Best neighbourhood you may not have seen
On the south side of UBC’s Point Grey campus, a new walkable neighbourhood has emerged in a wooded area. It has all the amenities for daily living, including a new community centre, and it’s on the edge of Pacific Spirit Regional Park. For craft-beer lovers, there are 120 options at Biercraft. Think of Wesbrook Village as UBC’s version of the Olympic Village, minus False Creek but with a lot more trees.
Best new green office building
There’s only one office tower in Vancouver with almost 300 rooftop solar panels. Telus Garden, which was developed by Westbank, continuously draws in fresh air from the outside to circulate inside. The building also draws heat from Telus’s nearby data system on Seymour Street to keep workers warm. There’s even a vegetable garden.
Best condo marketing
In a bygone era, homes would be sold on the basis of their features—i.e., the number of bedrooms, quality of appliances, and views. Rennie Marketing Systems turned that formula upside down at 900 East Hastings Street by focusing on all the nice people in the area, including Gourmet Warehouse owner Caren McSherry, J J Bean Coffee owner John Neate, and Les Amis du Fromage co-owner Joe Chaput. The marketing campaign also emphasized low prices in messages that looked more like they were coming from a big-box retailer than from a condo marketer. The units quickly sold out, with most of the buyers living within 10 kilometres of their new homes.
Rennie Marketing Systems reinvented real-estate marketing at Strathcona Village.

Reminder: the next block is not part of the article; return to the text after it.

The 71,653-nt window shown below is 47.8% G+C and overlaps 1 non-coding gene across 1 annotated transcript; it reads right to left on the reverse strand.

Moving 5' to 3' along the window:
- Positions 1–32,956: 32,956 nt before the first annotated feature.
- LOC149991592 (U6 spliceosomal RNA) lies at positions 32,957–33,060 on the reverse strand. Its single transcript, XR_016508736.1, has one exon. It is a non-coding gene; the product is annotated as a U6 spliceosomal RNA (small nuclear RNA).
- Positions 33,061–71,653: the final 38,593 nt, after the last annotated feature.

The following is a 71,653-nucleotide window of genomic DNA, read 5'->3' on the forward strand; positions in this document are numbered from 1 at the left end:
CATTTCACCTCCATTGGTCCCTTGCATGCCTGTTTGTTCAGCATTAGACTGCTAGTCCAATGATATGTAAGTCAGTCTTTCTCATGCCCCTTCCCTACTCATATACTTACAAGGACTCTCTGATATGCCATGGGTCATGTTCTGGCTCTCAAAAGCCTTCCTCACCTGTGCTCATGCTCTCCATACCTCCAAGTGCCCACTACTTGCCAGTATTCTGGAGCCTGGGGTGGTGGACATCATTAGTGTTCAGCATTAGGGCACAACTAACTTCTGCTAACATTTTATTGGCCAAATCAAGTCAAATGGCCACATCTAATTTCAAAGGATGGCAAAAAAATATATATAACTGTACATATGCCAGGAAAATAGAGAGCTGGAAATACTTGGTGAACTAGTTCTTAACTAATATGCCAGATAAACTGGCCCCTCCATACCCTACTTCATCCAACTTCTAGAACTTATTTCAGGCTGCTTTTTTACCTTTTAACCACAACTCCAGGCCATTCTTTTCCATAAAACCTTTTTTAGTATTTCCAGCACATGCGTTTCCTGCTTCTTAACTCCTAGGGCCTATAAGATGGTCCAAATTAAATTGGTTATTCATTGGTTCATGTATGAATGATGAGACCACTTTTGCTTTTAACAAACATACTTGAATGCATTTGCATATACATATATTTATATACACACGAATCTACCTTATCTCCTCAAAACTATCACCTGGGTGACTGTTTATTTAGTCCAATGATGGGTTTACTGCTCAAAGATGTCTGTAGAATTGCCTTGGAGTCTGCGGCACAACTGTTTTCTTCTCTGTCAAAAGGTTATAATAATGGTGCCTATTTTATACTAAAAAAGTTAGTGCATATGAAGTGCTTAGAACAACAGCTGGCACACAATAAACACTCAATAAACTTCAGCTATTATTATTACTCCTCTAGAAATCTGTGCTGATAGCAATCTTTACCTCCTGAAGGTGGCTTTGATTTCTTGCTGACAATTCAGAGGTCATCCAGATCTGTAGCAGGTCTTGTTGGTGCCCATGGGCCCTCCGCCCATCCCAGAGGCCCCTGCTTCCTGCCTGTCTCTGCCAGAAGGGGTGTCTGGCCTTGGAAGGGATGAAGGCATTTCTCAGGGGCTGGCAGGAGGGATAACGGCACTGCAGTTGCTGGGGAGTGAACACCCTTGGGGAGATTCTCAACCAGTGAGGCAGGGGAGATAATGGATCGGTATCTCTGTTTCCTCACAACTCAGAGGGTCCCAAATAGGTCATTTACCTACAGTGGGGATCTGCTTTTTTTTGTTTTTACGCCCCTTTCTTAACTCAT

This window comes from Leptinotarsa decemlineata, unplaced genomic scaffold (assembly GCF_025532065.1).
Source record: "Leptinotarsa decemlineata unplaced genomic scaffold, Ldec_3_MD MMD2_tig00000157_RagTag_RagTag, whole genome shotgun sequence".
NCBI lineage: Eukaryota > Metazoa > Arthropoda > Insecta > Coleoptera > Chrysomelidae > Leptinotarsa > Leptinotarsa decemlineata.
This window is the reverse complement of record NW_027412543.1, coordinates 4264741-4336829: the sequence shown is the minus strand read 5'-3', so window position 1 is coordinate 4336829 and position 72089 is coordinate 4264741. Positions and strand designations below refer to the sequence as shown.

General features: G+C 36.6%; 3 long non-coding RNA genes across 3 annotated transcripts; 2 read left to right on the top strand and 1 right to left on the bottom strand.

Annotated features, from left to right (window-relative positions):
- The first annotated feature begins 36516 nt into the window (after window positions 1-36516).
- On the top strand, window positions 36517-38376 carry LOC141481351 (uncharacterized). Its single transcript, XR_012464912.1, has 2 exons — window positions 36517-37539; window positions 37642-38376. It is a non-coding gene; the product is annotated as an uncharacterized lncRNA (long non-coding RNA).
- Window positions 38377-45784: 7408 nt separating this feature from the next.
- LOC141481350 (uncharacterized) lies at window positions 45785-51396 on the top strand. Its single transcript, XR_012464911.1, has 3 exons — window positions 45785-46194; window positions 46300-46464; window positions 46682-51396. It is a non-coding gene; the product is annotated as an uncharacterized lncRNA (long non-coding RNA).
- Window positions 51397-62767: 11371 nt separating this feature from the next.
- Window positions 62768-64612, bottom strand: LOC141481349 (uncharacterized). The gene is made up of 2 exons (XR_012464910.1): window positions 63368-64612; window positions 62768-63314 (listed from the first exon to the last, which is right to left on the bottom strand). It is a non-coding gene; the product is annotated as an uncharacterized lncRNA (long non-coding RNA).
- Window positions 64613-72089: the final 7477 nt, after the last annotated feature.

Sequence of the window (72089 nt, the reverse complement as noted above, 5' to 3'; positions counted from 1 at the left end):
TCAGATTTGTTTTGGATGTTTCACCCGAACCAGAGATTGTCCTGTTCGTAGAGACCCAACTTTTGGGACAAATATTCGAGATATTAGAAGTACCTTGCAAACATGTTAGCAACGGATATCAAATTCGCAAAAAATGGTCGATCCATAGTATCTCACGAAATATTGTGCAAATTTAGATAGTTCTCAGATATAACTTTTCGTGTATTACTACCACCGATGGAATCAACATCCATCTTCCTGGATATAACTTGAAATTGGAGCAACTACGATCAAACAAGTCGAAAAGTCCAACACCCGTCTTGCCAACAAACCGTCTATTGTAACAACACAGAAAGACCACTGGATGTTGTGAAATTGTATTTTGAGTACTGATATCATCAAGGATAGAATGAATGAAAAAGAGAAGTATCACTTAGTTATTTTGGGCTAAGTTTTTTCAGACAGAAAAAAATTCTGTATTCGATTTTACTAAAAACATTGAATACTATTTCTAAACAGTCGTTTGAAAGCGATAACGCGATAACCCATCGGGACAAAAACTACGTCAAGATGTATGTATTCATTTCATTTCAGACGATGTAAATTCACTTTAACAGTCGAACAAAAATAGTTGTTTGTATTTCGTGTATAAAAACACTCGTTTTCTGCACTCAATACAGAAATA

Best new condo name
The name of Onni’s project captures the spirit of the city’s newest arts hub. It’s on the edge of the yet-to-be-completed Emily Carr University of Art + Design’s campus at the corner of Great Northern Way and Thornton Avenue. Canvas is also in an area with several galleries, including Catriona Jeffries, Monte Clark, and Equinox.
Biggest real-estate haircut
According to some Shaughnessy property owners, Vancouver city council shaved almost $1 billion off the value of their homes by creating a heritage district in the area bounded by Oak Street, West 16th Avenue, Arbutus Street, and King Edward Avenue. It’s a parting gift from Brian Jackson, the general manager of planning and development, who retires at the end of this year. Council’s move will undoubtedly enrich the law firm that ends up fighting this measure in B.C. Supreme Court.
Cressey's Kings Crossing is the latest change coming to Edmonds Town Centre.
Best neighbourhood renewal
Edmonds Town Centre in Burnaby
Once upon a time, the corner of Edmonds Street and Kingsway was known as a rough neighbourhood. The elites in Burnaby would cluster around Capitol Hill, secure that they were far away from the riffraff. Nowadays, housing prices in South Burnaby exceed those in North Burnaby, thanks to the transformation of Edmonds Town Centre. The next big project is Cressey’s Kings Crossing, which will make many people forget that Value Village ever existed across the street from the Tommy Douglas library branch. The addition of the Edmonds Community Centre, which includes the Fred Randall Pool, shows how shrewd municipal planning can spur urban renewal.
Downtown New Westminster offers bargains unavailable anywhere else.CHARLIE SMITH
Best real-estate secret in the region
Downtown New Westminster
Condo prices are far lower in the Royal City than in Vancouver and Burnaby. New West has five SkyTrain stations in a city that only had 66,000 residents in the 2011 census, making it possible to live there without a car. There’s also been a stunning transformation of the waterfront, not to mention great dog-walking at Quayside Park. The city plans to tear down 40 percent of the Front Street Parkade, which will create a jazzy new streetscape. New West is also developing better cycling and pedestrian connections linking neighbourhoods to the riverfront. It all sounds magnificent for first-time buyers.